BUT WHAT WILL BE THE CAUSE OF DEATH? I spent this morning at a Brookings/New America Foundation event on the future of employer-based health care. The consensus? The system, captain, she canna' take anymore!
The morning's most interesting speech came from Andy Stern, head of the SEIU and catalyst for last year's union split (which gets a dim review from Harold Meyerson in the upcoming issue of The American Prospect). And make no mistake, the guy can talk. Despite having a look and speaking style unsettlingly similar to Bill Maher's (if Maury Povich ever has a "Long Lost Brothers" show, and Maher or Stern is waiting uneasily on stage, you can be sure that the other is set to stride out from the wings), he gave a ripsnorting condemnation of the current system -- a decaying, dying structure -- and called on the room's business leaders and policy wonks to show some damn leadership and hasten what comes next.
It was powerful stuff, and Stern knew how to deliver it. His union, after all, represents more than a million health care professionals, and his federation's organizing efforts are being stymied by employers terrified of assuming health costs. But despite an effortless facility with the material, there was no "there" there. Stern demanded that we move past policy discussions -- "We've got the policy! There's tons of good policy!" -- and towards leadership and political will. How that'll look, he couldn't say. Indeed, leadership and political will are easy enough in health care. When all Bill Clinton was doing was showing leadership and political will, his poll numbers soared and the punditocracy was positive his reforms would get passed. It's when his policies solidified that all the stakeholders erupted, that the Republicans united, that business launched its airwave war, that his reforms crashed upon the shoals of their specifics.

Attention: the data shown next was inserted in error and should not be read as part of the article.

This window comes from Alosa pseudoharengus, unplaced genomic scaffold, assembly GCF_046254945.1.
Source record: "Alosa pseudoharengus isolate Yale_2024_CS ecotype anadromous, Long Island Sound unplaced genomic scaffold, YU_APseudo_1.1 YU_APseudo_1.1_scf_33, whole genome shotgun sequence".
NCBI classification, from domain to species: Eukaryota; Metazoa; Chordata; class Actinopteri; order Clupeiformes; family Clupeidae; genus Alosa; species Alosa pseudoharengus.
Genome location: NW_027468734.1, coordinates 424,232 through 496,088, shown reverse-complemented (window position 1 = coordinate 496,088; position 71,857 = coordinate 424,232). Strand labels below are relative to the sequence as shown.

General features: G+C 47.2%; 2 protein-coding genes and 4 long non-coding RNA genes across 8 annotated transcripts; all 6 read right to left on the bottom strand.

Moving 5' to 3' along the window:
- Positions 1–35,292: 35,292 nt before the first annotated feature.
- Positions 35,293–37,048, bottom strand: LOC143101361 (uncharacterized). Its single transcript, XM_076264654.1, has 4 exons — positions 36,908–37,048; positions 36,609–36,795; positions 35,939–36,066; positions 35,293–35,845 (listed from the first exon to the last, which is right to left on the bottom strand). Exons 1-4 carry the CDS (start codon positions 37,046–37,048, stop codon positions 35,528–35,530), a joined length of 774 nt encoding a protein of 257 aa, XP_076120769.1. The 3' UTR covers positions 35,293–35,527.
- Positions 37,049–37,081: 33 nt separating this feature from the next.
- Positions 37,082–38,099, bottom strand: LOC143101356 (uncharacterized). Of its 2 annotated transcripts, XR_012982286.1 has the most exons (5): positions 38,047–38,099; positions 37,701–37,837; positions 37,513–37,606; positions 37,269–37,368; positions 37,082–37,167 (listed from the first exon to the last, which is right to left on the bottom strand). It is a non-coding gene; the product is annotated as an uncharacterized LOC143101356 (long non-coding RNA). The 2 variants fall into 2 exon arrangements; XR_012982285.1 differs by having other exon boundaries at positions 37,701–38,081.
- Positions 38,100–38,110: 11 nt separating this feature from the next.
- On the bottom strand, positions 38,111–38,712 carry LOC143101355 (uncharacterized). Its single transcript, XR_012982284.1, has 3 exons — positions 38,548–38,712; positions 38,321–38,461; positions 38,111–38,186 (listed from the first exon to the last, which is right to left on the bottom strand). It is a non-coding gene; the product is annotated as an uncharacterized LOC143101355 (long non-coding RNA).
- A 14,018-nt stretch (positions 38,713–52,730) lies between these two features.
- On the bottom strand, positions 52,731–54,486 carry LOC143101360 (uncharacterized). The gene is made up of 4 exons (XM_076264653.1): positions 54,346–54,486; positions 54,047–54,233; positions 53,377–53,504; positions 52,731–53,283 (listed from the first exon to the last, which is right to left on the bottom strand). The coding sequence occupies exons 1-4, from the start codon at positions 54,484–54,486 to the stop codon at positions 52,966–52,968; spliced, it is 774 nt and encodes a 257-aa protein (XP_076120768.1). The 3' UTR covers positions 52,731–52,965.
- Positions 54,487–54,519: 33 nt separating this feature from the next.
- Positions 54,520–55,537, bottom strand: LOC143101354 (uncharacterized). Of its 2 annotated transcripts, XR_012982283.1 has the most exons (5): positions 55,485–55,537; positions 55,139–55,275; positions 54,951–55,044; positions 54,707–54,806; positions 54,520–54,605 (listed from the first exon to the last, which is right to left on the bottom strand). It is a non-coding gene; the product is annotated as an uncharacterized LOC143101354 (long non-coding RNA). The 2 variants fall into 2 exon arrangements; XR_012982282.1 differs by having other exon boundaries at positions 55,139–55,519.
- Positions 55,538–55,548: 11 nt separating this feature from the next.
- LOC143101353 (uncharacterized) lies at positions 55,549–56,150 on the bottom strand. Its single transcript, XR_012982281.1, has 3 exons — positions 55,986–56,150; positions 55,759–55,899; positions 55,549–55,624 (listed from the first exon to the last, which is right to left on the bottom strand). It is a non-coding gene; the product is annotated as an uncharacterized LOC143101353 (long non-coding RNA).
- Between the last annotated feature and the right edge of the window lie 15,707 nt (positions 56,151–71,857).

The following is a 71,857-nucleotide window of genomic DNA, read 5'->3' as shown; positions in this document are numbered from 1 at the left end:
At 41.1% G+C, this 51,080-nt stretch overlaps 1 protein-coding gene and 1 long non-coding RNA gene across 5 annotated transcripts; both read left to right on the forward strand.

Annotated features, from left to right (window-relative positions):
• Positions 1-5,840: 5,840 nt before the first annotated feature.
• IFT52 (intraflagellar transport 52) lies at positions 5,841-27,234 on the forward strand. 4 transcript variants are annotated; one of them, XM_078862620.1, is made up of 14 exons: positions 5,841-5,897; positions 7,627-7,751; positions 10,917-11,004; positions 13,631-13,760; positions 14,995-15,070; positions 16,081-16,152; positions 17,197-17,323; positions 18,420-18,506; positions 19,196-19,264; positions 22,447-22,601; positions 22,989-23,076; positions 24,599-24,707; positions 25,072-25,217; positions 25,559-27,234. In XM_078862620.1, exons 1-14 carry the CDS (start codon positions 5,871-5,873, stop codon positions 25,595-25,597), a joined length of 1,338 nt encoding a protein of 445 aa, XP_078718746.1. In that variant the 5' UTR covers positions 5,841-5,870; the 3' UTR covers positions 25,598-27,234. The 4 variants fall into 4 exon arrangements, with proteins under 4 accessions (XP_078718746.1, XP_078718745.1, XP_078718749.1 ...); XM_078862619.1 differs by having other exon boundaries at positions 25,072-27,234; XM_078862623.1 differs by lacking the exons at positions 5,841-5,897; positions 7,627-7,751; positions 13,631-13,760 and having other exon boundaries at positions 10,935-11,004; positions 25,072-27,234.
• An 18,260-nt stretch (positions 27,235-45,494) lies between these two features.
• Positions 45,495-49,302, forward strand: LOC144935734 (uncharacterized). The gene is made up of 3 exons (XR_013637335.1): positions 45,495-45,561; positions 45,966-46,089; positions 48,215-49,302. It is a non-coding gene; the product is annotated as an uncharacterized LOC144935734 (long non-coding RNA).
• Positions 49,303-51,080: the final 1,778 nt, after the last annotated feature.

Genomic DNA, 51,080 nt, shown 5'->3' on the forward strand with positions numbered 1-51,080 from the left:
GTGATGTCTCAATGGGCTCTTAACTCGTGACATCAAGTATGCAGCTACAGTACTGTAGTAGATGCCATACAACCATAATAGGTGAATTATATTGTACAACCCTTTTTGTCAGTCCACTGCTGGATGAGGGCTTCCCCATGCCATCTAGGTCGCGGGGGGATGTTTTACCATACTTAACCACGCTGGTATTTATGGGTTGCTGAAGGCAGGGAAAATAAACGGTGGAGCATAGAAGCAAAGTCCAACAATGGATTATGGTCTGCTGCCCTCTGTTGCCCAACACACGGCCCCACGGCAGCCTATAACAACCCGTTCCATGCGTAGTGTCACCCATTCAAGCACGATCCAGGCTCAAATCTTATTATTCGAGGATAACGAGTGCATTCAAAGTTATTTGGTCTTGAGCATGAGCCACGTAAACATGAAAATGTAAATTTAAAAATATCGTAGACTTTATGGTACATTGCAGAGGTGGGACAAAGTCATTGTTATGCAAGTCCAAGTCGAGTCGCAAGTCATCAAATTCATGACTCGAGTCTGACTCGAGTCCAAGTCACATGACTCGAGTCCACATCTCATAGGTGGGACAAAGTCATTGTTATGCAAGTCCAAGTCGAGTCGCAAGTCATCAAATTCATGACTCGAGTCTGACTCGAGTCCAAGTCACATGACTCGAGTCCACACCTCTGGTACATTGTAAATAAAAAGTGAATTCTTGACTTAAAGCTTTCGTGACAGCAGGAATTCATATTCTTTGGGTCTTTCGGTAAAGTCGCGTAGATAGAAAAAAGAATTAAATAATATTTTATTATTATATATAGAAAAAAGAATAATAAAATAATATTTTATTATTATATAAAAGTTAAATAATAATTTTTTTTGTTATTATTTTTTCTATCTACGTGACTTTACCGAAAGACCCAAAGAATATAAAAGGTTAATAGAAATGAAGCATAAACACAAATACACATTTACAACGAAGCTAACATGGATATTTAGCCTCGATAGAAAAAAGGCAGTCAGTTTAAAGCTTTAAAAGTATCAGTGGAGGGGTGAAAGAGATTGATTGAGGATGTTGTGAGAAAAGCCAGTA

When I asked Stern about that, he shrugged it off. "This isn�t 1993," he said, "it�s thirteen years later. Many of those from 1993 who now meet in their salons all admit it was a huge mistake. I think there�s a much more sober reality facing us because the numbers are so appalling and the situation is so bad. Not only are we morphing into catastrophic care, but employers are pulling money out of the system. [In 1993], we didn�t have one business leader get out in front. This will not change until the employer�s demand it. But this is a business crisis now." And maybe it is, but that's what we thought in 1993, too. Hence John Judis's classic article on how and why the business community unexpectedly abandoned health reform. Are things different now? Sure. Different enough? Who knows. But I would've been more comfortable if Stern's call to leadership seemed more of an agenda and less of a hope; more a promise that his unions would ruthlessly lash employers until they got with the program and less a belief that business would finally look at its balance sheet and start marching with the angels.